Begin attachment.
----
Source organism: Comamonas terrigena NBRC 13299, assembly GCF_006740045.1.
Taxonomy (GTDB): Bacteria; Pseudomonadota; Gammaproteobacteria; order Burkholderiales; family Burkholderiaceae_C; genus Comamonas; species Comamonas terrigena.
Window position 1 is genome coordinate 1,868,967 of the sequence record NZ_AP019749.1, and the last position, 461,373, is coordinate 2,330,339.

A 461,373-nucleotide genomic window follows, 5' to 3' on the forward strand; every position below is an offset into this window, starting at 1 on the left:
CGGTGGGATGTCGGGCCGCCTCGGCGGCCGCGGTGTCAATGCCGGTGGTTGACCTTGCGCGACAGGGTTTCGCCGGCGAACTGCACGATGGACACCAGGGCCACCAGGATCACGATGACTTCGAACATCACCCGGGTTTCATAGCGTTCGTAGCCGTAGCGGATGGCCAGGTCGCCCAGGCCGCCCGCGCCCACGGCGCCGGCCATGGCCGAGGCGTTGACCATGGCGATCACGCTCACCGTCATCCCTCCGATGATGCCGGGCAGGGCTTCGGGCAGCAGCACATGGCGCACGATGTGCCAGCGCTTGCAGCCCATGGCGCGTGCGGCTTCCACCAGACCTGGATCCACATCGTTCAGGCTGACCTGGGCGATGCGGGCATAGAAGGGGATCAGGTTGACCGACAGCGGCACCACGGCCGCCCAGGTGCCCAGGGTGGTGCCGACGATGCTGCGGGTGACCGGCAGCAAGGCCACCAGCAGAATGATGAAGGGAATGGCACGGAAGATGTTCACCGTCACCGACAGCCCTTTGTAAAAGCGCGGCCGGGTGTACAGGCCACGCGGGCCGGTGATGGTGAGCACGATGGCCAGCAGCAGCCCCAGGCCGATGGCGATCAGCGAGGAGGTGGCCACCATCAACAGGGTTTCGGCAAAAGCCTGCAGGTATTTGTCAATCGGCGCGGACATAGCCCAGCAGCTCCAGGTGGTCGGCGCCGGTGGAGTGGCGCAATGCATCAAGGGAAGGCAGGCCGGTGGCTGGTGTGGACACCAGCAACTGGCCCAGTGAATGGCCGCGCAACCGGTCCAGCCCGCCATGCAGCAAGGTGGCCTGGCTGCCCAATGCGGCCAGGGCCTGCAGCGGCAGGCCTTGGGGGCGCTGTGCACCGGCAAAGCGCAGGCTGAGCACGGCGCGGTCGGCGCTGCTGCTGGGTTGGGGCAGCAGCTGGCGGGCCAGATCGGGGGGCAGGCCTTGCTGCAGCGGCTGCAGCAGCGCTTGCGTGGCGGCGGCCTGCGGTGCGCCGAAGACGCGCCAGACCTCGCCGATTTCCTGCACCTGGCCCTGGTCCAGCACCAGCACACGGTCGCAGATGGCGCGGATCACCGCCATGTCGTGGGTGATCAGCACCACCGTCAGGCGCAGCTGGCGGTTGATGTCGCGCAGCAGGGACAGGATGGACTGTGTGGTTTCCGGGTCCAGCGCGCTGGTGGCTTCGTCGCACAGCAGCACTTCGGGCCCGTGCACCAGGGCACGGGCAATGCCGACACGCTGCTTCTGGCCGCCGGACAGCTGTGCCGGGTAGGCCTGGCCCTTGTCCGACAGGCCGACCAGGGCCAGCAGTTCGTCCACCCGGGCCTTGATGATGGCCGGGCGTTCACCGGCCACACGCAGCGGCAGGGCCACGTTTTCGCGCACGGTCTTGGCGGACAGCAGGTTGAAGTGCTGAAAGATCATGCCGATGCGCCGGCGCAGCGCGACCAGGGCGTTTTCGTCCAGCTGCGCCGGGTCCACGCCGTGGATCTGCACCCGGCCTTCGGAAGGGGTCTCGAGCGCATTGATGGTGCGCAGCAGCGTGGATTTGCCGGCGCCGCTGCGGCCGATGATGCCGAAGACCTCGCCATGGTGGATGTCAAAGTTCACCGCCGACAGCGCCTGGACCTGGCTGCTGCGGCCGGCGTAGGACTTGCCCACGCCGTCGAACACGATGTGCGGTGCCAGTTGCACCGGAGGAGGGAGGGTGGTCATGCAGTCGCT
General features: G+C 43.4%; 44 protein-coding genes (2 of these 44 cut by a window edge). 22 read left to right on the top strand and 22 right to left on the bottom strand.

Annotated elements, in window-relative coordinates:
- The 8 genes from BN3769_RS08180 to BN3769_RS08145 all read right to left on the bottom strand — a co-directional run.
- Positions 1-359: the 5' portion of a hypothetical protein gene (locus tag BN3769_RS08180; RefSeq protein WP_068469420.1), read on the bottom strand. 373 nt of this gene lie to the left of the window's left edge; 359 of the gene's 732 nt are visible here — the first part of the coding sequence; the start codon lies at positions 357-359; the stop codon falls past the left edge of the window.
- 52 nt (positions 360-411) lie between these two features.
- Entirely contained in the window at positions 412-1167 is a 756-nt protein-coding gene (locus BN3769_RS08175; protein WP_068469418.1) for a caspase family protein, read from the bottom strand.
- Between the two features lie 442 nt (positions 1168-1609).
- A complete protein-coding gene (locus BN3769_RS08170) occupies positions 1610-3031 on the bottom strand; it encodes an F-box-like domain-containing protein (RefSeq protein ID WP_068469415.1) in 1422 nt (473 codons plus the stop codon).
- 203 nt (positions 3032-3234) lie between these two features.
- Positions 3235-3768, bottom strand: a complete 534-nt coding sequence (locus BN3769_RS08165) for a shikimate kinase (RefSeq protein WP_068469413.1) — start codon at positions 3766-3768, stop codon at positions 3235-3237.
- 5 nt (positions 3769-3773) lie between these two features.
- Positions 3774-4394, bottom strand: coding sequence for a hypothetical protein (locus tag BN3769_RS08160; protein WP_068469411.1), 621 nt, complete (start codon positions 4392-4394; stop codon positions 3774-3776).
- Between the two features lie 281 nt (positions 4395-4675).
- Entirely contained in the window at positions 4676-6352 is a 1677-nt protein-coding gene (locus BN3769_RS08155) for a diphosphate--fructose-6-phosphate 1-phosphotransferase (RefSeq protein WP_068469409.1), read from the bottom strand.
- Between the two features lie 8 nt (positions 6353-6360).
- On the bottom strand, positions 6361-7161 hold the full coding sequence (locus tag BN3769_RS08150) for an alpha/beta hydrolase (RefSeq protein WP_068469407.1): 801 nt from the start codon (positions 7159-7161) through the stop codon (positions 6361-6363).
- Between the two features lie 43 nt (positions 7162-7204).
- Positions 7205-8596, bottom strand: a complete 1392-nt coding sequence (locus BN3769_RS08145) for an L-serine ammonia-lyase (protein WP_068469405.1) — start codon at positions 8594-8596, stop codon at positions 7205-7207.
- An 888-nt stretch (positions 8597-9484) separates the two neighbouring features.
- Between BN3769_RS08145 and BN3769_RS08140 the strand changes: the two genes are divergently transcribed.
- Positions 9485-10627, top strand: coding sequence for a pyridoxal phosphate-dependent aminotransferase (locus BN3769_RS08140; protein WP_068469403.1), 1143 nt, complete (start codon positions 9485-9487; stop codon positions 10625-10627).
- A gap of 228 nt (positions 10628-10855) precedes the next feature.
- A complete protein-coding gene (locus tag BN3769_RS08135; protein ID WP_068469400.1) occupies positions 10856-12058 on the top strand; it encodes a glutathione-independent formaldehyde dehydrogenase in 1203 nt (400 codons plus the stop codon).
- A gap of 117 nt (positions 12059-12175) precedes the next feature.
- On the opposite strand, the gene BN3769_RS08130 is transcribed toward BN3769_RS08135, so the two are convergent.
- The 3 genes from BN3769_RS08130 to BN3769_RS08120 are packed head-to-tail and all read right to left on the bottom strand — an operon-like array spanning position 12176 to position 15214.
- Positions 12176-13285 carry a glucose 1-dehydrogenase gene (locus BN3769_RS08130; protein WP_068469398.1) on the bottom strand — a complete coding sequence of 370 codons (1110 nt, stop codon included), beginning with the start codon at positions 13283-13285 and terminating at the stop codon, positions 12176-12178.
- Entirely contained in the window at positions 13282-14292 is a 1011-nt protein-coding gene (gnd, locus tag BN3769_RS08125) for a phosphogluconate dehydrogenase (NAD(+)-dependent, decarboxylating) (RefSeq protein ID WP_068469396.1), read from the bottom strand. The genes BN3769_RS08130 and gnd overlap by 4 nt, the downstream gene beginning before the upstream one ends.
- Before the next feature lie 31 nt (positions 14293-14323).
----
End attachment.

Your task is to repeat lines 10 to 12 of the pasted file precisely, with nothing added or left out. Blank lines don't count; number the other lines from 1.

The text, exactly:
- 52 nt (positions 360-411) lie between these two features.
- Entirely contained in the window at positions 412-1167 is a 756-nt protein-coding gene (locus BN3769_RS08175; protein WP_068469418.1) for a caspase family protein, read from the bottom strand.
- Between the two features lie 442 nt (positions 1168-1609).